The wealth of data raises other questions as well. As there is data about almost everything and everyone in the workforce, the urgency of data transparency and data privacy is growing. Having an HR data strategy that complies with modern privacy regulations requires giving HR professionals the tools to take ownership of their data. This is one of the most fundamental arguments in favour of having a functioning HR system in place.
5. Analytics – not just numbers
When you have your data in place, the next step is getting your HR analytics processes in order. According to our survey, ‘HR analytics’ still means ‘reporting’ to most HR professionals, an area where there’s a reasonable degree of confidence (1.93). Confidence is even lower when it comes to predictive analytics (1.59). It’s evident that both are talked about far more than they’re actually used. Without data, there is no analytics. Collecting your people data into a unified HR system is the first step in building HR analytics capabilities and being able to benefit from everything the system has to offer.
6. Predictive analytics is an opportunity to be grasped
Few organisations make the most of HR analytics, even fewer make the most of predictive analytics. When supported by good data and proper use, predictive analytics can identify causal relationships between different events such as workplace relocation and retention.
Identifying the reasons your staff churns can help people from leaving and reduce employee turnover, which typically saves costs for the whole organisation.
7. The right HR system supports development initiatives, such as competence management
The paradigm shift of HR means that the technology in use has to support different development initiatives and processes, not just administrative work. Our survey identified competence management as one of the main areas of concern for HR professionals in the Nordics. Competence management is a hot topic as it feeds into skills gap analysis, succession planning as well as competency analysis and profiling.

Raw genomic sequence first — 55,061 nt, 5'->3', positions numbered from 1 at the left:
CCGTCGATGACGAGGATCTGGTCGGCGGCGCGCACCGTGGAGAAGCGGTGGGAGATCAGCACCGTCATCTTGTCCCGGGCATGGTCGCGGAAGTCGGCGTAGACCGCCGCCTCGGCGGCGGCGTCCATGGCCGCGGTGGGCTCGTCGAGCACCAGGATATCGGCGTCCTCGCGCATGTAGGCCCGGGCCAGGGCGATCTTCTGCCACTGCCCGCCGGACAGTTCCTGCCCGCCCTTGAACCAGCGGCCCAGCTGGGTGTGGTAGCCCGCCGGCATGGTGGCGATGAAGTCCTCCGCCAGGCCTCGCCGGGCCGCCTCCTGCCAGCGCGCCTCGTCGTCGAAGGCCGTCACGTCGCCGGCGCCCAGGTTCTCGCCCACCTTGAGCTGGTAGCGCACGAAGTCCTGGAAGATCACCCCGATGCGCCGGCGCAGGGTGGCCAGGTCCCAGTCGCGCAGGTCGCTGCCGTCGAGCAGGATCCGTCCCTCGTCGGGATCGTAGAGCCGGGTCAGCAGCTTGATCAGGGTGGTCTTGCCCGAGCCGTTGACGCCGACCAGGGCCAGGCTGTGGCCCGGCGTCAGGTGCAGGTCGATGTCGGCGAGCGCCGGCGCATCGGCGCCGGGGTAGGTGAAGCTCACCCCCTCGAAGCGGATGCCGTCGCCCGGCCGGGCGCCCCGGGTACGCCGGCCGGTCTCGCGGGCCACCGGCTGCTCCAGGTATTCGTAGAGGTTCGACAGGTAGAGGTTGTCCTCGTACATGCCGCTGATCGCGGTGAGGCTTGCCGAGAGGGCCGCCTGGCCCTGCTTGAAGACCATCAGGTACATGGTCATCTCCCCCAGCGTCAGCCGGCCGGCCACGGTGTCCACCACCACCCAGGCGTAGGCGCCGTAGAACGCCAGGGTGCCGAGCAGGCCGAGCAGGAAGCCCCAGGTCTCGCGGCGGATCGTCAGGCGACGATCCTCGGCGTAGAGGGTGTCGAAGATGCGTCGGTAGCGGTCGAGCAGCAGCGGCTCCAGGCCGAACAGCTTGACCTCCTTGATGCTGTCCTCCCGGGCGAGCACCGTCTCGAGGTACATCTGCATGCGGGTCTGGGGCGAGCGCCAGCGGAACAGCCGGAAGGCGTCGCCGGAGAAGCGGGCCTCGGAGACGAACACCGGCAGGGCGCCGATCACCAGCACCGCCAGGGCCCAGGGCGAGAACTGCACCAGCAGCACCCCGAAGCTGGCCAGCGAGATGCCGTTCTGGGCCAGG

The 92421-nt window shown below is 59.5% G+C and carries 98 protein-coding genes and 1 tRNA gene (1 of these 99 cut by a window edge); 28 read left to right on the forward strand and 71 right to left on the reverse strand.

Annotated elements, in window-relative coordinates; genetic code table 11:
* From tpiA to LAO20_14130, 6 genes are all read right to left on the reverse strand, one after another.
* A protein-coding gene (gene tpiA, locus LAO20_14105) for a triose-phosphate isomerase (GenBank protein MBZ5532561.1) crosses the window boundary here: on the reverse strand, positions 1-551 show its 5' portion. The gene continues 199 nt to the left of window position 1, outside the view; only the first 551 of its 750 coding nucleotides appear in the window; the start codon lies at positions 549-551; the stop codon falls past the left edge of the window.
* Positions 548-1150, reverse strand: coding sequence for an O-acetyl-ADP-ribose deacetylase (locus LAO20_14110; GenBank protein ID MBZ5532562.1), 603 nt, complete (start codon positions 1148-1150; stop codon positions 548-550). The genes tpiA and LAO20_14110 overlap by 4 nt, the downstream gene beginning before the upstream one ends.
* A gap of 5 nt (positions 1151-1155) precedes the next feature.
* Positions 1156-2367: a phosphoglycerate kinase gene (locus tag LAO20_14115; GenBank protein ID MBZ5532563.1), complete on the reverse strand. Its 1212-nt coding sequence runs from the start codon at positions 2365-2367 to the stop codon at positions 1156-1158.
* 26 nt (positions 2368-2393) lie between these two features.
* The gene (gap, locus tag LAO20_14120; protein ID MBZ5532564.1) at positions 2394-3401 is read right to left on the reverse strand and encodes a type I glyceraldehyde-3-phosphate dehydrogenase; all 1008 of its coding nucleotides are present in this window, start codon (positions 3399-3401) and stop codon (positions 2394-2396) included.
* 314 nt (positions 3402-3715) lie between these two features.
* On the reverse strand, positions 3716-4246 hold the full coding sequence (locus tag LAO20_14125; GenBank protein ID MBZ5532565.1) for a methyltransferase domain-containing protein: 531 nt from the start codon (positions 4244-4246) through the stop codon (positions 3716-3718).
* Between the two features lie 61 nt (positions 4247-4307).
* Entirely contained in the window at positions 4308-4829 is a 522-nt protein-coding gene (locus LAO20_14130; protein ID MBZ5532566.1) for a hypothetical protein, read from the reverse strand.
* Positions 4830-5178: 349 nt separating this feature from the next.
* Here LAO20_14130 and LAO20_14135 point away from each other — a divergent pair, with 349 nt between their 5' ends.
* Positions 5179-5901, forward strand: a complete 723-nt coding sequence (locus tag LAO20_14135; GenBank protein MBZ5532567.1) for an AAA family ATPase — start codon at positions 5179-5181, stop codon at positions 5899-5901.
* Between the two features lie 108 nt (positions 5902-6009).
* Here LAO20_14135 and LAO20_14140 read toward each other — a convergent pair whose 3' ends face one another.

In managing competence maps, connecting competencies to job roles and to business strategy, the average rating is two or below. This implies that the majority of respondents feel they’re struggling to meet the challenge despite the fact that it’s one of the most common priority areas amongst those surveyed.
8. Tools for change management and supervision
Another area that our survey identified as problematic for many HR professionals is supervision, and the lack of tools to support that. 95% of those surveyed felt there was room for improvement when it comes to managing processes and transparency.
Likewise, processes and tools for team leaders are ready for improvement, especially those for managing change. Change management is a vital concern in many organisations and HR is increasingly expected to lead or play an active role in it.
9. Go mobile
Mobile devices rule our lives. However, only around one in three respondents of our HR in the Nordics survey used HR tools on mobile devices. Given the state of technology and the way we live and work, having the choice to access key HR tools wherever, whenever, is essential. That’s why any modern HR software should offer outstanding mobile tools.
10. Finding the right tech frees you to make expert decisions
To sum up, managing and developing HR processes requires the right technology. Humans simply can’t process that much data effectively. However, the information and the analysis provided by a good system allows HR people to do, even more effectively, what computers really can’t – make expert decisions.